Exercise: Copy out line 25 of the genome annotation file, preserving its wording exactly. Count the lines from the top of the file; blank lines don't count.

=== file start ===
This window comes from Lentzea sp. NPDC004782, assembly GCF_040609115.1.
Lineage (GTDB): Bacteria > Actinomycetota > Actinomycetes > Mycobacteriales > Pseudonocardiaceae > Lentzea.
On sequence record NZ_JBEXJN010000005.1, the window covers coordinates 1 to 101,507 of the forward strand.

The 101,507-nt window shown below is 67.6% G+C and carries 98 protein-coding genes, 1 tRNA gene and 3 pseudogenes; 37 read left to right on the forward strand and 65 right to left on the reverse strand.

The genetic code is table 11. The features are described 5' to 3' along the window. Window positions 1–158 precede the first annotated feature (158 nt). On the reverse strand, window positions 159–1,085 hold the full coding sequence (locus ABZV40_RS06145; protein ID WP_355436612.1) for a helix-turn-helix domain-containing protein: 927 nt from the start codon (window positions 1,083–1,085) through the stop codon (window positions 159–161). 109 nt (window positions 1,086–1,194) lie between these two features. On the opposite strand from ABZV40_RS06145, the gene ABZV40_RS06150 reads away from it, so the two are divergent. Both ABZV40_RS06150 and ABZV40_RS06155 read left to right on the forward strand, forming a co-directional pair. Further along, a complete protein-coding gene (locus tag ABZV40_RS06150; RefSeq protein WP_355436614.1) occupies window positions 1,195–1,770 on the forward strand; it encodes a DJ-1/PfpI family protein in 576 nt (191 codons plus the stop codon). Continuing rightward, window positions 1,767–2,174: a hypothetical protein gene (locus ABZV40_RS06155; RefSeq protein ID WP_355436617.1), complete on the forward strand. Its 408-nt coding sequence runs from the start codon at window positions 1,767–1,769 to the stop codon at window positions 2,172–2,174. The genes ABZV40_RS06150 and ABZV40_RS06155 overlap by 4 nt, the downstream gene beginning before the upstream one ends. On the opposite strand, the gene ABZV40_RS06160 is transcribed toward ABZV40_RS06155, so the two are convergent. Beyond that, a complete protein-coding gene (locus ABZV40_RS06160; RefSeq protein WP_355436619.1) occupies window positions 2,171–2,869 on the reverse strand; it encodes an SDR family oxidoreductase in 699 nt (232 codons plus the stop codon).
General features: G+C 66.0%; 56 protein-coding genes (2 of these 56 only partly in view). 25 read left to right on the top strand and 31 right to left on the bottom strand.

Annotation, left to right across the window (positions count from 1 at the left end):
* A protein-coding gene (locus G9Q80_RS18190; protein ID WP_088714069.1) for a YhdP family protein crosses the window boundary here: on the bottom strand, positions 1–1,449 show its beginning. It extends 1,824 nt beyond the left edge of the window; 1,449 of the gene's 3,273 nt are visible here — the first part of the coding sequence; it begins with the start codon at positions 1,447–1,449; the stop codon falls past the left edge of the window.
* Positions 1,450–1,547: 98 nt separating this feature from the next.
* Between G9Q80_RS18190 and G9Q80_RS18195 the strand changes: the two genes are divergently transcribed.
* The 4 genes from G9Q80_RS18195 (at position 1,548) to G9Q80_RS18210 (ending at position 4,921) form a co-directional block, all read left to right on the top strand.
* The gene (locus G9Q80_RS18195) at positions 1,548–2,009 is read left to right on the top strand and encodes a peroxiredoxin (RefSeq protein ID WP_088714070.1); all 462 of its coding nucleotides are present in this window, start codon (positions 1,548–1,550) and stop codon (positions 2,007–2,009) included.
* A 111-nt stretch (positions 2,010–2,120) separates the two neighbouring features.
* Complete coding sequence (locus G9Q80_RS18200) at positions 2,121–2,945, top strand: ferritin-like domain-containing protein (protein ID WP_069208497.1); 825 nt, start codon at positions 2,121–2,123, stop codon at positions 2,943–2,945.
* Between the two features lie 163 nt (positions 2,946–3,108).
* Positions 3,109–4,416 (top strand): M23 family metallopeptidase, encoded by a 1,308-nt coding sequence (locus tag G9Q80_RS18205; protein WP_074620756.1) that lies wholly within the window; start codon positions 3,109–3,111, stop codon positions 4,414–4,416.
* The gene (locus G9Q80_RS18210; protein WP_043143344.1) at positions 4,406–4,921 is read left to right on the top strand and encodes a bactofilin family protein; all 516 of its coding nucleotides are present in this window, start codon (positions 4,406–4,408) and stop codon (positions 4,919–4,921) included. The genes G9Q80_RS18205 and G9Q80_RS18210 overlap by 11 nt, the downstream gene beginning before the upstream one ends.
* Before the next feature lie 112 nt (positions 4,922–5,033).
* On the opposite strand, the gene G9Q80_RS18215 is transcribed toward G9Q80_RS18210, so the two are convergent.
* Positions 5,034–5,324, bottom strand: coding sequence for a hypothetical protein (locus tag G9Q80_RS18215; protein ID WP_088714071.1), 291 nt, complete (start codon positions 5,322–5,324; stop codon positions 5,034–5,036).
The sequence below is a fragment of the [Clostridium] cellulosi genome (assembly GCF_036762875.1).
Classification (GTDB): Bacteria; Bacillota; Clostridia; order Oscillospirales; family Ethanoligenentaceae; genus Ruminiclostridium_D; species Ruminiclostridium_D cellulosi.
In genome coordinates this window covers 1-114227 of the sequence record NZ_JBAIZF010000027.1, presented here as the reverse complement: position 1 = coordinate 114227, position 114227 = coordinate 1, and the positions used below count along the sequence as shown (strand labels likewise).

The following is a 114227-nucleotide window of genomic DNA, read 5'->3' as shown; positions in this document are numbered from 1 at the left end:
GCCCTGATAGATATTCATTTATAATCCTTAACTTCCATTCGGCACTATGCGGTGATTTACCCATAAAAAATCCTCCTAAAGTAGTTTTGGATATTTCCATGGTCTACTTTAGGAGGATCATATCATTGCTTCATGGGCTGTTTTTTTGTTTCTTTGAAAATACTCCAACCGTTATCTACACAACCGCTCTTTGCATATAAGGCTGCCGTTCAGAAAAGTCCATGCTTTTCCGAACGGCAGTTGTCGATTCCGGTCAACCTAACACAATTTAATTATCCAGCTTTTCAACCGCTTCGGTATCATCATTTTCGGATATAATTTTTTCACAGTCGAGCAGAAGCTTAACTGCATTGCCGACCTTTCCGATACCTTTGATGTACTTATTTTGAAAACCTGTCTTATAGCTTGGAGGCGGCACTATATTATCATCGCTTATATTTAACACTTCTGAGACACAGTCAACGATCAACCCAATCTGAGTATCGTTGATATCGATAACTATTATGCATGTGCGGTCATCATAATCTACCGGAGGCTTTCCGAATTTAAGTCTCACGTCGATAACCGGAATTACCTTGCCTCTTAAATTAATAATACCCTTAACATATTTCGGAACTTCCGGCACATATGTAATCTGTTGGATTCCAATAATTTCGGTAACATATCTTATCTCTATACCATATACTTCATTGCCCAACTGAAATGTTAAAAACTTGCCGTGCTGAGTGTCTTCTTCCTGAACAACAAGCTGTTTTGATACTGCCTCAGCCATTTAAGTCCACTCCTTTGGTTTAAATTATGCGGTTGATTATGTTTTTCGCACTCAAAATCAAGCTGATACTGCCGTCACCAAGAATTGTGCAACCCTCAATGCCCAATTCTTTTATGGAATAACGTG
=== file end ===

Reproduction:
GCCCTGATAGATATTCATTTATAATCCTTAACTTCCATTCGGCACTATGCGGTGATTTACCCATAAAAAATCCTCCTAAAGTAGTTTTGGATATTTCCATGGTCTACTTTAGGAGGATCATATCATTGCTTCATGGGCTGTTTTTTTGTTTCTTTGAAAATACTCCAACCGTTATCTACACAACCGCTCTTTGCATATAAGGCTGCCGTTCAGAAAAGTCCATGCTTTTCCGAACGGCAGTTGTCGATTCCGGTCAACCTAACACAATTTAATTATCCAGCTTTTCAACCGCTTCGGTATCATCATTTTCGGATATAATTTTTTCACAGTCGAGCAGAAGCTTAACTGCATTGCCGACCTTTCCGATACCTTTGATGTACTTATTTTGAAAACCTGTCTTATAGCTTGGAGGCGGCACTATATTATCATCGCTTATATTTAACACTTCTGAGACACAGTCAACGATCAACCCAATCTGAGTATCGTTGATATCGATAACTATTATGCATGTGCGGTCATCATAATCTACCGGAGGCTTTCCGAATTTAAGTCTCACGTCGATAACCGGAATTACCTTGCCTCTTAAATTAATAATACCCTTAACATATTTCGGAACTTCCGGCACATATGTAATCTGTTGGATTCCAATAATTTCGGTAACATATCTTATCTCTATACCATATACTTCATTGCCCAACTGAAATGTTAAAAACTTGCCGTGCTGAGTGTCTTCTTCCTGAACAACAAGCTGTTTTGATACTGCCTCAGCCATTTAAGTCCACTCCTTTGGTTTAAATTATGCGGTTGATTATGTTTTTCGCACTCAAAATCAAGCTGATACTGCCGTCACCAAGAATTGTGCAACCCTCAATGCCCAATTCTTTTATGGAATAACGTG